A few weeks ago I decided it had been too long since I’d last checked out the state of desktop Linux, and hey, my TV card doesn’t work on Windows, and it just might under Linux.
I downloaded and installed the following distributions:
I actually have the boxed edition of this, so thought it was about time I got around to installing it. I realise that SUSE 10 is out, but I already had the DVDs and manuals ready, so I wasn’t about to waste them.
Installation onto my second hard drive was a smooth process, with no intervention from me other than “what’s your username, password, location“-type questions which is just the same as a Windows installation. Once installed, the OS worked straight away, and the choice of installed software was good and included OpenOffice, media players, and all kinds of other things. KDE was the desktop environment that SUSE installed by default.
Once up and running, I wanted to install Firefox and ScummVM. ScummVM was a completely smooth installation, which involved loading the SUSE package manager, YAST2, typing “scumm” into the search box, selecting ScummVM and clicking install. It didn’t create any icons for me, which was annoying, but I was expecting that.
Firefox was a different matter. The latest version for SUSE 9.1 was 1.0.somethingold and I wanted the latest version. Pointing YAST2 at the installation source for SUSE 10 didn’t seem to do me any favours so I had to download the Firefox non-standard installer from Mozilla’s website and run it myself. Which failed. Which again, I was expecting because last time I tried to install Firefox under RedHat it failed too. I switched to root and installed it into my user’s home directory and this time it worked, but it felt clumsy and awkward to have to do, and again I had to create my own shortcut icons in the not-Start menu (which pointed to the binary in a directory in my home dir. eww).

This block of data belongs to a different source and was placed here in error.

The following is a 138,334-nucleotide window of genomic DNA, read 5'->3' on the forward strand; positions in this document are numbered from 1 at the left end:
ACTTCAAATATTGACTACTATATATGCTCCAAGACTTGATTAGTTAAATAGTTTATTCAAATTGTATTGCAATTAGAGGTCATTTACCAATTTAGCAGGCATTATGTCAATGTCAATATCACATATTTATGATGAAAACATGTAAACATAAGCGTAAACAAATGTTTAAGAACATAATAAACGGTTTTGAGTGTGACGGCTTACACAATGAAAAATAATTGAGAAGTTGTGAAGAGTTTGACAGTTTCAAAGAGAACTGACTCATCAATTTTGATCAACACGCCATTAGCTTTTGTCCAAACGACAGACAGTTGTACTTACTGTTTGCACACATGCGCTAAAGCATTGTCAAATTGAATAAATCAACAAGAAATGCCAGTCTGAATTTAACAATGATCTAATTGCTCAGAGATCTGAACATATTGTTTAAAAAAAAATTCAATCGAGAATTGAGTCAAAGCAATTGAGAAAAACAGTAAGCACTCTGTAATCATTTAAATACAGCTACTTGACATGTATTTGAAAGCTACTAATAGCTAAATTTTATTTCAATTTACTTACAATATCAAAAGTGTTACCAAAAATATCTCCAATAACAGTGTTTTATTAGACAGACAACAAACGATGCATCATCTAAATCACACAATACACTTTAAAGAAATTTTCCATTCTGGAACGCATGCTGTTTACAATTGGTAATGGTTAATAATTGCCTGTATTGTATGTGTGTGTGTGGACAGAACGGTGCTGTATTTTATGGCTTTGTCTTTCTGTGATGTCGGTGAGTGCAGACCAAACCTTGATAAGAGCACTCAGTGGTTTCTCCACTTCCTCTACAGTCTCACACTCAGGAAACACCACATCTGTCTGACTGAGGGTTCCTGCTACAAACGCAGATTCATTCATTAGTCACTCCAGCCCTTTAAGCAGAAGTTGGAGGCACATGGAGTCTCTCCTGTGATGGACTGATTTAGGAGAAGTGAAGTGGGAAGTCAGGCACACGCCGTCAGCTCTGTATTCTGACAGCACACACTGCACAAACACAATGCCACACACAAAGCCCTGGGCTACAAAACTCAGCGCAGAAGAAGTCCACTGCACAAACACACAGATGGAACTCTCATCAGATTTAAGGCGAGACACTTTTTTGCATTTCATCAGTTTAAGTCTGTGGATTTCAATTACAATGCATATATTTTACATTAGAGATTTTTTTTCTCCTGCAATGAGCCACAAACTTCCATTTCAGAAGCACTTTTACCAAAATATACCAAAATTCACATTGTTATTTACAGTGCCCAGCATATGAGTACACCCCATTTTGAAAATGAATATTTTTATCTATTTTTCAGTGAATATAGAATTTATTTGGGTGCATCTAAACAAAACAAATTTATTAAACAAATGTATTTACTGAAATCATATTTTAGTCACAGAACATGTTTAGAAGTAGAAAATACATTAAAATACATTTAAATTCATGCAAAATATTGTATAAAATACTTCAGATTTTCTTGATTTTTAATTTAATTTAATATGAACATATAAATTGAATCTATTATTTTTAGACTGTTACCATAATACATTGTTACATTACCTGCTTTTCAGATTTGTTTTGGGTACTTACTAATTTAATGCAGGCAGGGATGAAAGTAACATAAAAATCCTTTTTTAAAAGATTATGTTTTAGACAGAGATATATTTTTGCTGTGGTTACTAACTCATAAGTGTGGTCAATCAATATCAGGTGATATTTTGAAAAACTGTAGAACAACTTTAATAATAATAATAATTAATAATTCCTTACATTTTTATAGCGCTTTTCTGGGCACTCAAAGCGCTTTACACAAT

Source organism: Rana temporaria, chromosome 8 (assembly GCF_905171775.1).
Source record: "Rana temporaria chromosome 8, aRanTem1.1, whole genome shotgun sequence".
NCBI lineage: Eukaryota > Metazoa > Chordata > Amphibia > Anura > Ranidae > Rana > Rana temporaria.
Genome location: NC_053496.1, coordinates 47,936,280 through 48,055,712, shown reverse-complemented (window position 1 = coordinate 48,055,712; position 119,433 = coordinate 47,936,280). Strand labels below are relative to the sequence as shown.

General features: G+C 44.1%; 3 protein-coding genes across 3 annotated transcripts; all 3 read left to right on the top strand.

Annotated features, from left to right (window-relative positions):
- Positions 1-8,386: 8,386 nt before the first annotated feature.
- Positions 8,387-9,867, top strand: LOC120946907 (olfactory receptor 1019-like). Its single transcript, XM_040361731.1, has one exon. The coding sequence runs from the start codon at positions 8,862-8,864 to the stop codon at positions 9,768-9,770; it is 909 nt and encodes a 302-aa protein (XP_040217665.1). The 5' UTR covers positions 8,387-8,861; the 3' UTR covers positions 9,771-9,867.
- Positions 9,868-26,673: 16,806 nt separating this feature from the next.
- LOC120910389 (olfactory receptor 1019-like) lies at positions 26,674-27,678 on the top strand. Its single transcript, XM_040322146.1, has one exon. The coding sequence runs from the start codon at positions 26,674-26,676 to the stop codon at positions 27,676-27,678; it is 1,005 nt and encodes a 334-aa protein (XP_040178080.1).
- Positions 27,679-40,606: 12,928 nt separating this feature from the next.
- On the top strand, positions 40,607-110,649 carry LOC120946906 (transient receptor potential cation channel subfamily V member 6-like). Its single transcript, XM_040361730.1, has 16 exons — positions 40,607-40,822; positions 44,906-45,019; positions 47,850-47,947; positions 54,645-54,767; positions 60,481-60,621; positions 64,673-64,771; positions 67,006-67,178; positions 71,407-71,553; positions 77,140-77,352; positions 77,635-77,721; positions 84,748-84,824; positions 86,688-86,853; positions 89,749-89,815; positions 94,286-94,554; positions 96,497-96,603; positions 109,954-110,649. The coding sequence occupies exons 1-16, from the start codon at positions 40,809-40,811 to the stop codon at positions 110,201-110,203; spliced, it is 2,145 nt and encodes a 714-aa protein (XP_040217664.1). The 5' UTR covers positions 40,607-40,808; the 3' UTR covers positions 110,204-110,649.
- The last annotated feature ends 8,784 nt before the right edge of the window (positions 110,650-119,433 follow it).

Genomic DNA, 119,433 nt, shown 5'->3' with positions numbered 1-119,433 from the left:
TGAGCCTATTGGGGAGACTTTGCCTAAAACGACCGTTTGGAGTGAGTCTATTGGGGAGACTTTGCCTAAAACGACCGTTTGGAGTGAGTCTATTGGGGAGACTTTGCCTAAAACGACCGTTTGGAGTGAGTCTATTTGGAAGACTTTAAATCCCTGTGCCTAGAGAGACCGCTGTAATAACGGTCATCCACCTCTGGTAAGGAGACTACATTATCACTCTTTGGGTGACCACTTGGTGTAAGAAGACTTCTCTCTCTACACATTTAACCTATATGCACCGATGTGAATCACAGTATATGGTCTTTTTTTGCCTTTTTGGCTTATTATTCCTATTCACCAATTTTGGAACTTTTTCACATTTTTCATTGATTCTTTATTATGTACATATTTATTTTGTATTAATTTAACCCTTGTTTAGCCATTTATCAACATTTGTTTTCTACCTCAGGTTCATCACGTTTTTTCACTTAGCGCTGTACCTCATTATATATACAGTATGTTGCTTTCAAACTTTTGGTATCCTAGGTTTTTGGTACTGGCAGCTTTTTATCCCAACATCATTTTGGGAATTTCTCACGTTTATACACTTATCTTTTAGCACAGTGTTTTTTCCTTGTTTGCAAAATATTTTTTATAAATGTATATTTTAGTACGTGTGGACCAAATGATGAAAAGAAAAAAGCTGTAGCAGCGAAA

About half-way through my trial of SUSE, I went out and bought a 19” TFT monitor to replace my 17” CRT. I got home, plugged it in, my monitor turned on…..and then off again. My new monitor hadn’t been detected and X was still trying to run with the refresh rates of a CRT (which are much higher than a TFT, and in this case beyond my monitor’s range). I’d already put my CRT away, so I wasn’t going to get it back out so I could look up my problem on the web, so it was lucky that I had the SUSE manuals, which told me exactly where the config file for X was that I needed. Armed with that and my monitor manual I got KDE to start up and ran a manual hardware-detection which did pick up my new monitor and select the correct settings. Still, I must admit that I was slightly disappointed about this since Windows (on my primary drive) had started up just fine.
Other than this, I Was very happy with my SUSE install, and (but for one thing) could quite happily have kept using it as my day-to-day desktop: my TV card worked without any intervention from me; I could burn DVDs more easily than I could under Windows (once I’d realised what the option to not truncate filenames was), and other than general unfamiliarity which could be easily countered with time, it felt good.